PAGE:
Carhenge – When Metal Meets Art

Roadside Sculpture

Source: History

Stonehenge is one of the world’s most well-known and mysterious monuments, but you don’t have to travel all the way to Salisbury, England in order to see it. As with most other European icons, the United States—more specifically Nebraska—has appropriated one of the continent’s most impressive artifacts for its own enjoyment. The small difference here? This Nebraskan Stonehenge is made out of cars.

Side View

Source: Carhenge

That’s right. If you happen to travel to Alliance, Nebraska, make sure to stop by Carhenge. As the name suggests, the monument is a replica of the famous Stonehenge but formed with discarded automobiles. Even so, this isn’t some kind of huckster tourist trap. The entire construction consists of 38 different vehicles, all of which are painfully arranged to form a 100-foot wide circle that emulates the actual arrangement found at Stonehenge. Most impressive of all is that Carhenge is the brainchild of just one man – artist Jim Reinders.

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Fall Back Into The Future With This Steampunk Bar

Clockwork Faces

Source: Freshome

How would you like to belly up to this unique bar and order a drink? The Romanian steampunk pub, Joben Bistro, takes this trend and runs full steam ahead with it. From the first step into the bistro, you are whisked away into the retro-futuristic romance of the steampunk scene. The pub itself is a fantastical work of art that leaves the time-travel seeking patron in want of nothing.

Steampunk Bar Main Counter

Source: Freshome

Dystopian futures and science fiction are nothing new; these themes have existed for more than a hundred years and in nearly as many incarnations. One of the fastest growing offshoots of this is Steampunk, a science fiction and fantasy sub genre featuring technology based on the 19th century harnessing of steam power.

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Australia’s Creepy Doll Hospital

Doll Head Wash

Source: Daily Mail

For some of us, dolls are sinister, nightmare-inducing creatures with distant, glassy eyes that follow us around while they plot our demise in their little doll heads. Maybe these fears stem from a childhood misgiving, like cutting off most of P.J. Sparkle’s hair and dyeing it a magical shade of florescent that can only be achieved with a stolen green highlighter. Seemed like a good idea at the time, but what we ended up with was a deranged, wild-eyed goblin baby that vowed to eat us the next time we succumbed to slumber.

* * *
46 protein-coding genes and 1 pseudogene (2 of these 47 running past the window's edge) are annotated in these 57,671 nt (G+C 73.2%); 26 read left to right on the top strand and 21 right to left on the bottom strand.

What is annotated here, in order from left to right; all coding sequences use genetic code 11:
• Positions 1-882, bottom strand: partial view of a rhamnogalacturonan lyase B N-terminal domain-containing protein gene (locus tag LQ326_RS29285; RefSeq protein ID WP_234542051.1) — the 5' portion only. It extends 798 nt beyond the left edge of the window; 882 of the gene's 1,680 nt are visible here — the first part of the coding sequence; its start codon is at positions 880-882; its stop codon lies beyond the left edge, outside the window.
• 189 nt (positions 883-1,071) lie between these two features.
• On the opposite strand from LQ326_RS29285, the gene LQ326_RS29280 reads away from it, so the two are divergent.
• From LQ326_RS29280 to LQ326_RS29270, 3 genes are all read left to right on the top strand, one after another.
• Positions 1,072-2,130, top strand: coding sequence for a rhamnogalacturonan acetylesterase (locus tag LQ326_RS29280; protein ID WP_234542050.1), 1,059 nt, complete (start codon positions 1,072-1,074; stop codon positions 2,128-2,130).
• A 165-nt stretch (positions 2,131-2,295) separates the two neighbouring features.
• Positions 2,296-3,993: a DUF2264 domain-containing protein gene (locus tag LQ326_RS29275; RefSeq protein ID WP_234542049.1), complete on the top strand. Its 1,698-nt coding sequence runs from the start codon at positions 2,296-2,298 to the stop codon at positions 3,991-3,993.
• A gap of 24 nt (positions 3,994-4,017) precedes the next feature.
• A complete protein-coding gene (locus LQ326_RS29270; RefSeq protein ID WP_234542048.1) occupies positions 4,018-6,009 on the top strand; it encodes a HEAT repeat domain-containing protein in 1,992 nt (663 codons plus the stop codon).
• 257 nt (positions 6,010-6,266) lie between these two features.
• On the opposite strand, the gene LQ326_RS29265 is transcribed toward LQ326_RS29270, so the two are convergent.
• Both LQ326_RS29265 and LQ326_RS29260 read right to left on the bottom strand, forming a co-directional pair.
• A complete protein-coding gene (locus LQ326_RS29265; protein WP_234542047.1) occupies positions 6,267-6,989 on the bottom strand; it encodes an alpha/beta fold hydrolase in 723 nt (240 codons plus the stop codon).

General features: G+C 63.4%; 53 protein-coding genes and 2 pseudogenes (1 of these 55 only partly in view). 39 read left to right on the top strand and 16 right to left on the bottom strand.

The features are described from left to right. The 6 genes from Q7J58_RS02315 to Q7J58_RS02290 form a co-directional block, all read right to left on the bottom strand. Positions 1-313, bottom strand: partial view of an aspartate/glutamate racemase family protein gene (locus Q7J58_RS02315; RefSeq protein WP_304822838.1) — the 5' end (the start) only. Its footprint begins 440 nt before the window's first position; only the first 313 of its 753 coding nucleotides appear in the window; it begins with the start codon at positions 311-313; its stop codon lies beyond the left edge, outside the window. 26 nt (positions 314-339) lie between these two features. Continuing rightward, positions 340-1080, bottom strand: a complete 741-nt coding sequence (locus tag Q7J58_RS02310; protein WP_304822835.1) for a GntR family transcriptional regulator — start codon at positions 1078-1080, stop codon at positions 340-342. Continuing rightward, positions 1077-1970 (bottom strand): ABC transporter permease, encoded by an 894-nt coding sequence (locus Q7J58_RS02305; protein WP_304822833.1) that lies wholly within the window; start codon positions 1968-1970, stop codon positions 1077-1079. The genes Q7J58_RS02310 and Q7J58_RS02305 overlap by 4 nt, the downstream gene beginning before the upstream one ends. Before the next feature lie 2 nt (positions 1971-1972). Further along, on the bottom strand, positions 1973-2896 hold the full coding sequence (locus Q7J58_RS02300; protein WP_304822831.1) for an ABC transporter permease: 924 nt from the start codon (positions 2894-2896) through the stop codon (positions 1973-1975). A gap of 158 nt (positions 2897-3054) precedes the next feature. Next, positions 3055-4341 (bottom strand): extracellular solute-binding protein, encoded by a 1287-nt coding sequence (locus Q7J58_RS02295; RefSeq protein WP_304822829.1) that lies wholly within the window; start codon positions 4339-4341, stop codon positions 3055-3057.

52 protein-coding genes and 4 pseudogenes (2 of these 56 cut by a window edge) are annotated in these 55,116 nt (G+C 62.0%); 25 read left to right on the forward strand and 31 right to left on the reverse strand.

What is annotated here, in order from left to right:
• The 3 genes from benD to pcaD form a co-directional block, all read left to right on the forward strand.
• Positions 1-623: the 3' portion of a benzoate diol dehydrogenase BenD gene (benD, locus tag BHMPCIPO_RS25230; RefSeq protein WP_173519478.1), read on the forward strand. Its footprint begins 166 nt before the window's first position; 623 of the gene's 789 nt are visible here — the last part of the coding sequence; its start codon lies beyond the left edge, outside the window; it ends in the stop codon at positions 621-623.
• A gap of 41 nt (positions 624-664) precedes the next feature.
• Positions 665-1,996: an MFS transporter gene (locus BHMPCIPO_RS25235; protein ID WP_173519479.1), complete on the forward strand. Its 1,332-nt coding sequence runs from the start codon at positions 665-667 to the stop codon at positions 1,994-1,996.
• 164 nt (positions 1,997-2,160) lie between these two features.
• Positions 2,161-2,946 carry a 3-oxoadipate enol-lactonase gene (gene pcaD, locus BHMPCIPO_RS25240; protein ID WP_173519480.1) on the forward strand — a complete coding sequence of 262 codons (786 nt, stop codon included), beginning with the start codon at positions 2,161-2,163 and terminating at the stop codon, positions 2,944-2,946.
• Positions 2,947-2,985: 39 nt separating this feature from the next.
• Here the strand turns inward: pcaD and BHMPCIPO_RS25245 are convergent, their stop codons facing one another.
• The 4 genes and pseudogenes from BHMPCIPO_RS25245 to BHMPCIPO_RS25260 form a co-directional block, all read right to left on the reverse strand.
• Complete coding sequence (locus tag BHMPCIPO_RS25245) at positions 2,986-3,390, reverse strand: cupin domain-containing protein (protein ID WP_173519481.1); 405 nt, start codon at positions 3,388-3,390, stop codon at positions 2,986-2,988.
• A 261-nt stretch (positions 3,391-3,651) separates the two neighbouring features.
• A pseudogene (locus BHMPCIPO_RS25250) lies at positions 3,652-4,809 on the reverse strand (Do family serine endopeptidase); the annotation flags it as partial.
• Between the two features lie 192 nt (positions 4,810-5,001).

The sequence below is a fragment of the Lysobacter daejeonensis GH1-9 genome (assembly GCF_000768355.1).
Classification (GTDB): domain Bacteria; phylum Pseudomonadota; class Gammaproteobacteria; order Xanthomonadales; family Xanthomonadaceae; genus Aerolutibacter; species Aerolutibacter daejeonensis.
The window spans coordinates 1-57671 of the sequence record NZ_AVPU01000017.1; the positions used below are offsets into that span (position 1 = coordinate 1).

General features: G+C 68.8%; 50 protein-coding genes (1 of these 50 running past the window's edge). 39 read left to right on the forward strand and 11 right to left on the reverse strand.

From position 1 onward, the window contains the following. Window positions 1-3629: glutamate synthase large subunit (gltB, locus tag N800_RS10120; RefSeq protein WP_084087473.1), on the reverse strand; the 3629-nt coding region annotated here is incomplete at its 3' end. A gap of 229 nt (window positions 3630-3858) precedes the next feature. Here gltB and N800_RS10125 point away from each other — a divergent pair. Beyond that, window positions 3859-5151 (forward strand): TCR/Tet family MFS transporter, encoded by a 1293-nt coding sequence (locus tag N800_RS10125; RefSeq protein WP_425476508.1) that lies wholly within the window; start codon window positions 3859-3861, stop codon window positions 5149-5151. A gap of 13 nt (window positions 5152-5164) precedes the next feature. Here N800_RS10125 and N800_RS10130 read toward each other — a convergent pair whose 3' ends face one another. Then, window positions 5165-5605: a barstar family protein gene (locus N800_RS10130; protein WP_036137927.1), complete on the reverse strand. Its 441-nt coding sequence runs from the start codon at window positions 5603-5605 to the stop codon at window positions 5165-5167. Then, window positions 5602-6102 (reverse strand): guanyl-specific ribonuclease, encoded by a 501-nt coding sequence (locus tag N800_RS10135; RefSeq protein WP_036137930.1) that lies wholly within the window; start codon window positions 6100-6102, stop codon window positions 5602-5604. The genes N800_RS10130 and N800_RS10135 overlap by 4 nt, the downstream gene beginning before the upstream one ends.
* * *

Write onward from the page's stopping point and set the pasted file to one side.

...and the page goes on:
Still, there are some who regard dolls as a cherished childhood toy that embodies love and security. Those people are whom Australia’s Doll Hospital caters to. In a warehouse stacked to the ceiling with accumulated doll parts, “head doll surgeon” Geoff Chapman works to restore ragged childhood dolls to their former glory, repairing the silent victims of sibling rivalry or a teething puppy. He is the third-generation owner of the hospital, which started as an offshoot of a general store that received a shipment of damaged dolls.

Fair warning -in this hospital for broken dolls, there are things that can’t be unseen.

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The World According To Japan

Japanese World Map 1853

Finding itself smack-dab in the middle of the known world, this 1853 map proves that ethnocentrism isn’t a uniquely American phenomenon. At this point in time, Japan was run by the Tokuguwa shogunate, the last feudal military government of its kind. It was during this period that the shogunate ended its isolationist trade policies and, as the map suggest, really opened itself up to the rest of the world.

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